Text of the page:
Thursday, April 7, 2011

Blog Hop

This week's question for the Blog Hop is: Are you a plotter or a panster? Do you plot your stories ahead of writing? Or do you write and see what happens? (Writing “by the seat of your pants”.) Why do you work that way? What are the benefits ...and drawbacks?


I am and always have been a panster. I know my hero and heroine and the beginning and end of the story and what happens in the middle is as much a surprise to me as it is to my readers. I work that way because it works for me. At one of our RWA local chapter meetings, the speaker suggested if we never tried plotting a story to try it. She suggested we write a synopsis and then plot out each chapter.

I figured what the heck. I've never done it, but I'll try almost anything once. The speaker (and several other members - plotters- all agreed that was the way to write. According to them, you wrote a better story.  So I sat down and wrote a synopsis and plotted out my story and then I sat down to write.

It went well for while, but then I hit a snag. The story was stuck. My hero and heroine wouldn't talk to me. I couldn't move the story forward. I was seriously blocked. Every day I opened the program and stared at the screen. I read and reread what I had already written - I always do that to refresh my memory. Then I stared at the screen. I knew what was supposed to happen next, but for some reason it didn't work.

No matter what I did, I couldn't write the next sentence. So I did what I usually do when I'm blocked. I moved on to something else. I revised an old story and submitted it. Then I came back to this one. Nothing, nada. The characters wouldn't speak to me. So again, I found an old story, expanded and revised it and submitted it too. 

This went on for over two years. I just couldn't make happen what was supposed to happen. About six months ago, I was emailing my writing buddy and ranting about this story and how frustrated I was. Suddenly in the course of composing the email, I started asking what if. What if this happened or what if my heroine did this or my hero did that and walla - the story started to move forward. I put the synopsis and plot outline out of my mind - at least for the most part - and the story went off in a whole differrent direction. I even introduced a new character.

I'm still not finished with it, but at least it's going forward now. 

I can guarantee I'll never plot another story, nor will I write a synopsis first. No thanks, for me it doesn't work. Maybe there's benefits to it, but I benefit better by letting my characters guide me.  Are there drawbacks to writing this way? I haven't found any. Being a panster works for me.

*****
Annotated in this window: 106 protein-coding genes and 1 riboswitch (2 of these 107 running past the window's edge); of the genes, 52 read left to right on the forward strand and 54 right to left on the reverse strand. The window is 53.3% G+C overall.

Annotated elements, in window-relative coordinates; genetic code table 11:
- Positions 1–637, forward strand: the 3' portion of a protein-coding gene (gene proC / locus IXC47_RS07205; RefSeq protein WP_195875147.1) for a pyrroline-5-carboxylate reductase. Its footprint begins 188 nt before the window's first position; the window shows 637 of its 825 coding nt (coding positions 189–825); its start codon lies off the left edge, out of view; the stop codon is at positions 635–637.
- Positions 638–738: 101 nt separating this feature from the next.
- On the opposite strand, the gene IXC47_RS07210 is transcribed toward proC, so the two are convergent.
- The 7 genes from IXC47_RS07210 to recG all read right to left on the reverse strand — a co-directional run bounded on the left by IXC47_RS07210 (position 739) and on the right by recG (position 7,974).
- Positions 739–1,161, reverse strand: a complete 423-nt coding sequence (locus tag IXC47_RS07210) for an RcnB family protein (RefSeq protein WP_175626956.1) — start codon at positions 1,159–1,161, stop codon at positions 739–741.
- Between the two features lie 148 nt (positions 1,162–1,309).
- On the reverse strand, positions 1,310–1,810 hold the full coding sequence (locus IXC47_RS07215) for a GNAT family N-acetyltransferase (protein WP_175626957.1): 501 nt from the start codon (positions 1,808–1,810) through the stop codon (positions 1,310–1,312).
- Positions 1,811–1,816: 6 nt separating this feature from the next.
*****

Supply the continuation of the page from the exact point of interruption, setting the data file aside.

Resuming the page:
9 comments:

Megan Johns said...

Very interesting, Roseanne. I work in a similar way and usually know the beginning and end, but not the middle!

J Q Rose said...

What if is the secret. At least you tried a synopsis and found it wasn't your style. We all have to find our way. Thanks for sharing.

Cheryl said...

I'm a pantser too. I've tried an outline before, but it didn't work for me. I find that funny since I am so organized and anal about everything else.

diannehartsock said...

I love that word, panster. I always picture an old comedy routine...:) I usually have a loose outline of a story in my head, but let the characters take over and make the story their own.

Lawna Mackie said...

I give you credit for trying to plot Roseanne! I truly get bogged down and lose my inspiration. I am envious of plotters.

Lawna Mackie
www.lawnamackie.ca

Jenna Storm said...

I'm a plotter! Most definitely. However, when I'm writing the story and I have inspiration to add or change something I pay attention and follow instinct. But I create character worksheets, outlines and sometimes even notecards if the plot has a lot of twists and I need help organizing them. I raise my cyberglass to all you pansters for your writing style that I could never emulate.

Ginger Simpson said...

I find it very interesting to find so many pantsers. For a long time, I thought I was doing something wrong because I couldn't plot. It's nice to have a group that identify with me. I never know where I'm going until I get there. Ro and I are definitely soul sisters.

Tonya R. Moore said...

You know, it's funny. Before getting online and talking to other writers, I pretty much thought all fiction authors were pretty much, pantsers at heart--like me. It's good to know there's so much diversity, but I love knowing I'm still in good company.

I'm in the blog hop today too. My answer to this week's question was: Plotter or Pantser - Does it Matter? http://www.tonyamoore.com/trm/misadventurous/plotter-or-pantser-does-it-matter.html

Angelika Devlyn said...

I have to agree with Ginger, it's very interesting to meet so many Pansters! When I plot more... but if you think about it, even though I plot -- am I not a panster ? LOL Even plotting doesn't tell you EXACTLY where to take the book :)

Both kind of work for me, but, once i know the story, then my plotting monster takes over! LOL

Plotting did baffle me for years - until I 'got it'. :)

Thanks for visiting my blog!

Hugs

Angelika
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